In 1806, the legendary French artist Ingres was commissioned to paint an official portrait of Napoleon I of France in his coronation robes. Through the visual language of power, Napoleon and the artist interwove recognizable symbols of Frankish and Roman imperial history in order to solidify his own shaky claims to authority over France. The artist uses recognizable medieval artifacts such as the Hand of Charlemagne and the Bees of Childeric. This piece of 19th century propaganda additionally alludes to the mythical king of the gods Zeus and God the Father in the Ghent Altarpiece by Jan van Eyck. By creating visual allusions to these Kings and Gods, Napoleon hoped to metaphorically clothe himself in the awe and majesty that these figures traditionally inspired in the eyes of the viewer.
The oil-on-canvas painting measures 259 cm × 162 cm (102 in × 64 in) and is currently located in the Musée de l’Armée, Hôtel des Invalides, Paris. The emperor is depicted in his coronation robes, seated in an elaborately gilt circular back throne. This gives testament to Napoleon’s interest in Antiquity. The back of the throne references the classical tradition of the triumphal arch, through which Roman emperors would parade after a victorious battle. The arch was also used to delineate statues of important gods, thus making a visual allusion to Napoleon’s godly authority over the French people and promising the expansion of the French Empire to rival that of Ancient Rome. Other references to Ancient Rome include the Imperial Eagle that lies at his feet (slightly disproportionate as to be legible), and a golden crown of laurel leaves, as would have been worn by the Caesars.
In his left hand, Napoleon grasps the Hand of Justice, a symbol traditional to the recently deposed French Monarchy. The scepter of Charlemagne, the first Holy Roman Emperor, is in his right hand. Charlemagne was king of the Franks from 768 AD, King of Italy from 774, and the first Holy Roman Emperor from 800. Charlemagne would have been a particularly important figure for Napoleon, as he was originally from the Italian island of Corsica. Napoleon would have viewed himself as a new Charlemagne, not only with his dreams of Imperial France, but also by the hope of assuming his homeland into his new domain.
As a student of Art History who is currently studying Medieval Archaeology, what is most interesting to me about the newly minted Emperor’s attire is the gold-embroidered satin tunic and ermine-lined purple velvet cloak decorated with gold bees.
These bees are a reference to the gold cloisonné bees found amidst the then-recently discovered grave goods of King Childeric. The grave was rediscovered on May 27, 1653. The Merovingian tomb contained various artifacts such as an identifying gold signet ring, a leather purse containing gold coins, a gold bracelet, some pieces of iron, and numerous pieces of gold cloisonnéed with garnets. Of the cloisonné pieces, there were over 300 in the shape of bees.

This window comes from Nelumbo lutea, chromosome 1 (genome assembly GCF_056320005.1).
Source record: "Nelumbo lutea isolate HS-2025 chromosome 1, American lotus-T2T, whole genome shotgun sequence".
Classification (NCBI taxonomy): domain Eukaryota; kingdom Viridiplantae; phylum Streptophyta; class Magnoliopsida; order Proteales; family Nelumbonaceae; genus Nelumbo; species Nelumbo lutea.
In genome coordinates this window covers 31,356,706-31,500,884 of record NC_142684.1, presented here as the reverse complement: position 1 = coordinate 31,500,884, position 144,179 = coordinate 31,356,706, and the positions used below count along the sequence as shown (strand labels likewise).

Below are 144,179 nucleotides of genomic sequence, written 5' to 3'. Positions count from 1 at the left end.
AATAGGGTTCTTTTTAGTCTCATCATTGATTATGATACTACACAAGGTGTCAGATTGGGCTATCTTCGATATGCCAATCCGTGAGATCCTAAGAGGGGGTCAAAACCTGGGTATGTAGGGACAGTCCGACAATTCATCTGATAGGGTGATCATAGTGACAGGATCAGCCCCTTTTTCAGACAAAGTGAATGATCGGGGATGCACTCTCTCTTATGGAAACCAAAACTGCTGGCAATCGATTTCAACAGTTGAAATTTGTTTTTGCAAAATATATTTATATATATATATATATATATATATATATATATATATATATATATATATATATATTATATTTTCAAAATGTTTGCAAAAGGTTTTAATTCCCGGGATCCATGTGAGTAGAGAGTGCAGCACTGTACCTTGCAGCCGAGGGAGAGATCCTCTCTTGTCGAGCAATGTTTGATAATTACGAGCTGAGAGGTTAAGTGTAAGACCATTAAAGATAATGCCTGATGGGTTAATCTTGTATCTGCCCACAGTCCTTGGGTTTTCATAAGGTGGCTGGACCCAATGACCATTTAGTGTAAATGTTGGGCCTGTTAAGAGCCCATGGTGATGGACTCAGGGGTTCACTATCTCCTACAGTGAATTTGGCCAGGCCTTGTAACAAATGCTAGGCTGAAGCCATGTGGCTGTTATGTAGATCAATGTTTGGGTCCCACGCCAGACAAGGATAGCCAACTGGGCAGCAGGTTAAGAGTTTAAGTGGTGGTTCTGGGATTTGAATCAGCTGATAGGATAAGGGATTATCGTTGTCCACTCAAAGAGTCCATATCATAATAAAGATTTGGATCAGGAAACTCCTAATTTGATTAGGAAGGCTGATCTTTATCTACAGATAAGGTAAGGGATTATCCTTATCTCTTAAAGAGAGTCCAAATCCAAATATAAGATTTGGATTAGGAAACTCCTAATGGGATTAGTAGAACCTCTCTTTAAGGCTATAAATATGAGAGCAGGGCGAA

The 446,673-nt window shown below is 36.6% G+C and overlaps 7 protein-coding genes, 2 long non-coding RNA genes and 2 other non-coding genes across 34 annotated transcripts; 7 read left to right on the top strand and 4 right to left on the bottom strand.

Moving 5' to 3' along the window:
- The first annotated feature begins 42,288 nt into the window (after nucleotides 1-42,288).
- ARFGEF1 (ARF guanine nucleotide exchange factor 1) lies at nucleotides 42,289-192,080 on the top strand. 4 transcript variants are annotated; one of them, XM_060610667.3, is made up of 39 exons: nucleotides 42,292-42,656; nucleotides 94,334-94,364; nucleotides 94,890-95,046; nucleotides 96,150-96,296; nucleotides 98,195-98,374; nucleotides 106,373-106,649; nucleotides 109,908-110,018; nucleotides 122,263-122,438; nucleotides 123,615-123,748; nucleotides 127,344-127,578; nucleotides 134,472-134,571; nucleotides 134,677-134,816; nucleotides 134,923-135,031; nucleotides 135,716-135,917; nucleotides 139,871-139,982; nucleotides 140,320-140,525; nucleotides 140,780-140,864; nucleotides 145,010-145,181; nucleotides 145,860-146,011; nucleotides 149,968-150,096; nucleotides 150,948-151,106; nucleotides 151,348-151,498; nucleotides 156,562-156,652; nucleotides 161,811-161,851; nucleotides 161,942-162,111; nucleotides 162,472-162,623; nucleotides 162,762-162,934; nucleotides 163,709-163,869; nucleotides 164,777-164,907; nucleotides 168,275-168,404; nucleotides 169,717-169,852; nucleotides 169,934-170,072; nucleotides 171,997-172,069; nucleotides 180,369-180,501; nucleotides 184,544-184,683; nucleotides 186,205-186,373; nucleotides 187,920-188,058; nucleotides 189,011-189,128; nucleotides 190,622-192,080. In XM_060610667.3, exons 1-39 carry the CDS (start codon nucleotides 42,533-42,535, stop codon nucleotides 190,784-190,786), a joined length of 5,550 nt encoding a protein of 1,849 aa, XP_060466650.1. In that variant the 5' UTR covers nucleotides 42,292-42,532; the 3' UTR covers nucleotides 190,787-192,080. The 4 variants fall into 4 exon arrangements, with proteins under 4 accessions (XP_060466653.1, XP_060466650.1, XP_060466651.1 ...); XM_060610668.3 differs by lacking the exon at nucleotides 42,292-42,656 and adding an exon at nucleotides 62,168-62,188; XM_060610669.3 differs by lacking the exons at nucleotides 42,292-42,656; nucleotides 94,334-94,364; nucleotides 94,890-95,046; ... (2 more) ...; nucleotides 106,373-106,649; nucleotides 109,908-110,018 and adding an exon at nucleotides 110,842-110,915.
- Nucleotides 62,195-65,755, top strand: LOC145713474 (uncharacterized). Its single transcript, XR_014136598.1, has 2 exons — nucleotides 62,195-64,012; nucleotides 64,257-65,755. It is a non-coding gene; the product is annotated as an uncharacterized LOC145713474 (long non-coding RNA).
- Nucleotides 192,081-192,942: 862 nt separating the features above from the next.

The history of the illustrations was recently explained by Dr Young in lecture. To summarize, the discovery caused a great deal of excitement in Tournai and the surrounding area. Archduke Leopold William, Spanish governor of the Netherlands, charged his personal physician, Jean-Jacques Chifflet, with the study and publishing the finds. In 1655 he published his work, Anastasis Childerici I Francorum regis, sive thesaurus sepulchralis Tornaci Neviorum effossus et commentario illustratus.
Leopold William then relocated the treasure to Vienna after his departure from the Netherlands in 1656. On his death, the treasure assumed into the property of the Emperor of Austria, Leopold I. In 1665 Leopold gave the treasure to Louis XIV as a gift in recognition of the help of the French against the Turks and against recent a revolt of Austrian subjects in Hungary.
The artifacts were first placed in the royal collections of the Louvre, then transferred to the Bibliothèque royale (now the Bibliothèque national), where they were placed into storage with limited access.
During the night of November 5-6, 1831, the artifacts were stolen. The records of the police search and the trial that followed were destroyed during the Commune, but it is clear that the thieves melted the larger gold pieces and hid the smaller, less easily melted pieces (like cloisonné bees) in the River Seine, from which they were retrieved in August of 1832. Only two of the bees (pictured at left) were ever recovered.
During the Napoleonic years, the bees of Childeric never lost their significance. Napoleon chose the bee as a symbol of his new empire in order to link his reign to that of Childeric, the first king of France. Bees traditionally symbolized immortality and resurrection, and were considered the oldest emblem of French sovereignty due to their prominence in the grave-goods. The bees replaced the fleur-de-lis of the old regime and appear on imperial tapestries and garments, as well as on Napoleonic era clothing, carpets, and furniture all across France.
So who knows, you might just dig up a new fashion trend!
Caitlin Moon (’14)